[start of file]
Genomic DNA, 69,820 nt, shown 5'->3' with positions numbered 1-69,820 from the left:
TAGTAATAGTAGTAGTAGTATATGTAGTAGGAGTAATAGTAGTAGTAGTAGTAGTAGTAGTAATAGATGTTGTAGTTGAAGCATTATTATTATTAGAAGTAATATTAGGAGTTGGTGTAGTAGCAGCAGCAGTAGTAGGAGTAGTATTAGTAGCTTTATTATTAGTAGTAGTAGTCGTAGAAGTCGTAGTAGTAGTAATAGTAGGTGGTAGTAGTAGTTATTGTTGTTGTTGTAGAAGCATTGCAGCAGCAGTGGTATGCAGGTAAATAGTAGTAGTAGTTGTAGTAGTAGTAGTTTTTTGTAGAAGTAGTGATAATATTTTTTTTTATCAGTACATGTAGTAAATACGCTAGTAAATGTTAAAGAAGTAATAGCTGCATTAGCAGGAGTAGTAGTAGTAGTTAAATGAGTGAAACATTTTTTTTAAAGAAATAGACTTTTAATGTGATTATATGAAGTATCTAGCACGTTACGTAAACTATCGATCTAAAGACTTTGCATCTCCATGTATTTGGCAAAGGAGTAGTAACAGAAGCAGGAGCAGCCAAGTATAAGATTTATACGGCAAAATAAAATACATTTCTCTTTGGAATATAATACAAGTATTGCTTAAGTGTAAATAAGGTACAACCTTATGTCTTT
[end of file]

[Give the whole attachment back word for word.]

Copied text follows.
Genomic DNA, 69,820 nt, shown 5'->3' with positions numbered 1-69,820 from the left:
TAGTAATAGTAGTAGTAGTATATGTAGTAGGAGTAATAGTAGTAGTAGTAGTAGTAGTAGTAATAGATGTTGTAGTTGAAGCATTATTATTATTAGAAGTAATATTAGGAGTTGGTGTAGTAGCAGCAGCAGTAGTAGGAGTAGTATTAGTAGCTTTATTATTAGTAGTAGTAGTCGTAGAAGTCGTAGTAGTAGTAATAGTAGGTGGTAGTAGTAGTTATTGTTGTTGTTGTAGAAGCATTGCAGCAGCAGTGGTATGCAGGTAAATAGTAGTAGTAGTTGTAGTAGTAGTAGTTTTTTGTAGAAGTAGTGATAATATTTTTTTTTATCAGTACATGTAGTAAATACGCTAGTAAATGTTAAAGAAGTAATAGCTGCATTAGCAGGAGTAGTAGTAGTAGTTAAATGAGTGAAACATTTTTTTTAAAGAAATAGACTTTTAATGTGATTATATGAAGTATCTAGCACGTTACGTAAACTATCGATCTAAAGACTTTGCATCTCCATGTATTTGGCAAAGGAGTAGTAACAGAAGCAGGAGCAGCCAAGTATAAGATTTATACGGCAAAATAAAATACATTTCTCTTTGGAATATAATACAAGTATTGCTTAAGTGTAAATAAGGTACAACCTTATGTCTTT